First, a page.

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ADB promises USD 600 mn to help Nepal 'build back better'


Kathmandu, Jun 25: The Asian Development Bank (ADB) today pledged USD 600 million to help Nepal "build back better" after the devastating April 25 earthquake, which had resulted in huge loss of lives and property.

ADB has approved an immediate assistance of USD 200 million and promised an additional USD 400 million for the rebuilding of Nepal, ADB President Takehiko Nakao told the International Conference on Nepal's Reconstruction here.

ADB promises USD 600 mn to help Nepal 'build back better'.
"Just yesterday, ADB's board approved USD 200 million in earthquake emergency assistance to rebuild and restore schools, roads and public buildings," Nakao said.

"Nepal will emerge stronger from this catastrophe and continue along the path of inclusive and sustainable growth."

Also read: Heritage sites destroyed by the Nepal earthquake

In addition to the emergency assistance, USD 50 million is being provided, which includes disaster relief grant, budget support for rural finance and grant from the Japan Fund for Poverty Reduction.

For the subsequent phase, ADB can also allocate up to USD 350 million from its existing projects without affecting the ongoing and planned development programmes.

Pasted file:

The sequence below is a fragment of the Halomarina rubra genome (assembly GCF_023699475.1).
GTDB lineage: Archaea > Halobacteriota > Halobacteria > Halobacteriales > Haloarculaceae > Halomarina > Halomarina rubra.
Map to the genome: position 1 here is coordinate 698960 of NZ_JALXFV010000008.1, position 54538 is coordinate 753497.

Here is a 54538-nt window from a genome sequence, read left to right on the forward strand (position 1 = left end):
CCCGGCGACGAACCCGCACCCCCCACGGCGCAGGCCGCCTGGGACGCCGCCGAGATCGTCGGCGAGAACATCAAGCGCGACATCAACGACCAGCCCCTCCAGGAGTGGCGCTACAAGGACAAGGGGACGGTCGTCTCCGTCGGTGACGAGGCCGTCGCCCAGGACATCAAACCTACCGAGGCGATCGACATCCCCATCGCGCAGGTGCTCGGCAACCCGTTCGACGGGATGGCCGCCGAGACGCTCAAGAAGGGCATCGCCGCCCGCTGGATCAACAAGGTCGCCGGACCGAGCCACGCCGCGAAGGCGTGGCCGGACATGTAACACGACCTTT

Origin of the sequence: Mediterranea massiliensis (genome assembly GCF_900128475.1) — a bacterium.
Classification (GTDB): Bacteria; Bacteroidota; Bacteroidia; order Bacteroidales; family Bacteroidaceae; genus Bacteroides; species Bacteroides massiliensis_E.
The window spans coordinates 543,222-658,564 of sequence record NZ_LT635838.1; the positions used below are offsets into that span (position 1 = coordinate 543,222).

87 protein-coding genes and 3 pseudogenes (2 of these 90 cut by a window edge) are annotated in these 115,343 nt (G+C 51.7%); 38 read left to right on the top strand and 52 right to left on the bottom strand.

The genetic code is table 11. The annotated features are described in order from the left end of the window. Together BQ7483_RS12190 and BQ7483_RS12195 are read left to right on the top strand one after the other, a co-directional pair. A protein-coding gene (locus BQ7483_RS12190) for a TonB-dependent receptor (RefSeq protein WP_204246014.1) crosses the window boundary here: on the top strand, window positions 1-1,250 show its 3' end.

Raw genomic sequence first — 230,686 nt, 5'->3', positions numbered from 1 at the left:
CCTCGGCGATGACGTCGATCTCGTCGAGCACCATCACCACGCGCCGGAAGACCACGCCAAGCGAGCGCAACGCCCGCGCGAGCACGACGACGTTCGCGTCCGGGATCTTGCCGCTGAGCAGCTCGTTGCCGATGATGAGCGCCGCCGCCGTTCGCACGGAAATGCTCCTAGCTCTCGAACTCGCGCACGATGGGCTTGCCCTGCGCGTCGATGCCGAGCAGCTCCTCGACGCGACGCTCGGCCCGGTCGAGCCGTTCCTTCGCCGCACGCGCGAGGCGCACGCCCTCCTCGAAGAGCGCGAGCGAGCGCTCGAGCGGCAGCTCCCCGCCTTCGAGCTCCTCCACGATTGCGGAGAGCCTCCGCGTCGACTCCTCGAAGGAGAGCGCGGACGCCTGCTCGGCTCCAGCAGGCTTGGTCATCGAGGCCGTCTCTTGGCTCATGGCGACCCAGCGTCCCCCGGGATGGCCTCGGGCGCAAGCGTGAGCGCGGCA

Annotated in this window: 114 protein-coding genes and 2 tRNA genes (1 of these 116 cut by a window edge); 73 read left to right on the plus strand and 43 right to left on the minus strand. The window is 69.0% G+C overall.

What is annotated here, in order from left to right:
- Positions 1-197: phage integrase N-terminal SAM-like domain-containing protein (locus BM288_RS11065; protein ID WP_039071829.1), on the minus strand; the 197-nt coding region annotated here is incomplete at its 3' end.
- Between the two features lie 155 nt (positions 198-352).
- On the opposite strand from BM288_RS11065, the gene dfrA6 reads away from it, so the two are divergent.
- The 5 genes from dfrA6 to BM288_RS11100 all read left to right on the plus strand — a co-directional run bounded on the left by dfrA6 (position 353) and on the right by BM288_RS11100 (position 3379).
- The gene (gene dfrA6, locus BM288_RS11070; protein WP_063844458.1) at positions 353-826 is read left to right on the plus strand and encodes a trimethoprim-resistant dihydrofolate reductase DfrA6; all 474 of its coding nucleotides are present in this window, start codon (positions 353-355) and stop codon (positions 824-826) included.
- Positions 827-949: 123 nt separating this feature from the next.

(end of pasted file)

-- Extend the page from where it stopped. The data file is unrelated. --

Speaking at the inaugural session of the conference, Nakao commended the "self-help spirit and solidarity" shown by people of Nepal.

The ADB President also complimented the government for its "strong leadership" in conducting post-disaster needs assessment with development partners, and planning reconstruction efforts.

Highlighting effective reconstruction, he said Nepal should "build back better focusing on earthquake-resistant standards".

Also read: Nepal quake: Did animals sense the earthquake?

The ADB chief also underlined the importance of strong leadership, improved fiduciary risk management system and effective donor coordination for successful reconstruction of Nepal.

The powerful earthquake killed nearly 9,000 people, injured 23,000 people and damaged more than 5,00,000 buildings, leaving hundreds of thousands of people jobless.


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